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Where did Lent come from?

Posted by: Alice L. Camille   🕔 Thursday 02, February 2012 Categories: Prayer and Spirituality,Doctrines & Beliefs
Christian cross
The entire church year spins on the axis of Easter faith. (photo:

The celebration of Lent is a long-established tradition in the church—and I use the word celebration deliberately. The prayers of the liturgy refer to Lent as “this joyful season.” Though the character of the season is penitential, the intent of Lent is to prepare our dispositions for the greatest feast of the church year, the always-jubilant Easter. With all that to look forward to, Lent could hardly be a mournful time.

So where did Lent come from? Let’s start by saying that Christianity embraces one key belief: the resurrection of Jesus Christ from the dead. This central article of faith shapes everything we do as Christians, how we live and die, and certainly how we express our faith in worship. Easter is therefore the primary day of rejoicing. Every Sunday is considered a “little Easter,” a commemoration of how Jesus triumphed over sin and death through the power of God for the sake of humanity’s emancipation from those ancient twin evils that bound it. The entire church year spins on the axis of Easter faith.

In the first three centuries of the church Christians prepared for this mother-of-all-feasts by fasting—between two days to a week depending on local custom. In Rome the “paschal fast” may have lasted as long as three weeks. This extended fast was linked to the preparation of new members for baptism at the Easter Vigil.

By the 4th century a full 40-day period of preparation was observed, imitating the 40-day fast of Jesus in the desert before undertaking his great mission. Fasting and prayer were natural components of the season because that’s how Jesus prepared himself. Almsgiving was added to the practices of Lent as it, too, was a traditional way of making sacrifice to God in the wake of sinfulness. Following a calendar of feasts and seasons dependent on one’s faith is an idea rooted in Judaism. The Law of Moses established fixed times annually to recall the saving actions of God, centered on the commemoration of Passover. A liturgical calendar allowed Israel to practice gratitude and thanks, repentance and conversion, each in accord with the natural seasons, rains, and harvests. A cycle of liturgy also provided a way to instruct new generations about the faith in ritual and storytelling.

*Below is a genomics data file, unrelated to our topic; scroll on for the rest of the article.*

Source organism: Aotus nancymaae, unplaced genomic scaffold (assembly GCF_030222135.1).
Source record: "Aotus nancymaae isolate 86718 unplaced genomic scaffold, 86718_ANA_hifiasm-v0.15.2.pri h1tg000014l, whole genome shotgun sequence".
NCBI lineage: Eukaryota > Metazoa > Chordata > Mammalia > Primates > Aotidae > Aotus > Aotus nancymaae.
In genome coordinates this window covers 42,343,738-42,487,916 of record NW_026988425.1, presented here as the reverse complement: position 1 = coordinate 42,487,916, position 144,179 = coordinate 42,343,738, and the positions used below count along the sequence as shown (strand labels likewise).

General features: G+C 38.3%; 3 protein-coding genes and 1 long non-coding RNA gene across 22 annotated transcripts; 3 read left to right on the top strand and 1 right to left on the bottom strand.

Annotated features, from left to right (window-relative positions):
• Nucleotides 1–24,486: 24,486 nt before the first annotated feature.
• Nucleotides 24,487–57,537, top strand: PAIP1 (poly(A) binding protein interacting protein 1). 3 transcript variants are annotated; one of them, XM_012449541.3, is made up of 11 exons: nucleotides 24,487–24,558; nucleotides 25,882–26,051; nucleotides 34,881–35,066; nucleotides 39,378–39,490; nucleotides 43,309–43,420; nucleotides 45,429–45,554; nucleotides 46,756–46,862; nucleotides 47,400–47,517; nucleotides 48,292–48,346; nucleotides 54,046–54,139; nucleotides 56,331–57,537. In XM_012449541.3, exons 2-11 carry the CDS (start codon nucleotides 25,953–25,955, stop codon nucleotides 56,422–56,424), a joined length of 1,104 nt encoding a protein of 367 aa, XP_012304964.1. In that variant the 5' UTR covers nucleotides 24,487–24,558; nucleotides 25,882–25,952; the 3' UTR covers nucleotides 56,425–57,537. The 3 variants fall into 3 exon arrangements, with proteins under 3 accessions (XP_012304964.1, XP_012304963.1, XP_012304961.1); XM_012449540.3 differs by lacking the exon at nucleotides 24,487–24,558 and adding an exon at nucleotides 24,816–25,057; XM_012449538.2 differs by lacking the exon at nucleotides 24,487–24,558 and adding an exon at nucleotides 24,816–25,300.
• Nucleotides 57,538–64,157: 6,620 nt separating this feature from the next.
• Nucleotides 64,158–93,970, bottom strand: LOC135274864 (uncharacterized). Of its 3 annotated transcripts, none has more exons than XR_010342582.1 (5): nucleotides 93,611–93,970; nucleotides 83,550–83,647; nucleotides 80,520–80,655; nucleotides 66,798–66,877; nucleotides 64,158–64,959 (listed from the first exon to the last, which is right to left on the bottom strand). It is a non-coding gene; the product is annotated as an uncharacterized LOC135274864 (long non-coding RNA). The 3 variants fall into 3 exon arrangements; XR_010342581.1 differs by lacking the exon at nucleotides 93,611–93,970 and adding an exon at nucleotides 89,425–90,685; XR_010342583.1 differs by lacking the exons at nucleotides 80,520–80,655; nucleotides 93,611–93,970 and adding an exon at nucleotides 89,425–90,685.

Easter, the Christian Passover, was fixed by the Council of Nicaea in 325 to coincide with the first full moon after the vernal equinox. That makes Lent the annual “springtime” of faith, quite literally, as the word Lent means "spring."

Mark 1:12-13; Matthew 4:1-2; Luke 4:1-3; Leviticus 23

“Grave matters: Take away the Resurrection and the center of Christianity collapses,” article by N. T. Wright 
• For fun: Wiki article on computus,” the complicated story of calculating the date of Easter

Embracing the Sacred Seasons of Lent and Easter: Daily Reflections and Prayers by Janis Yaekel (Twenty-Third Publications, 2005)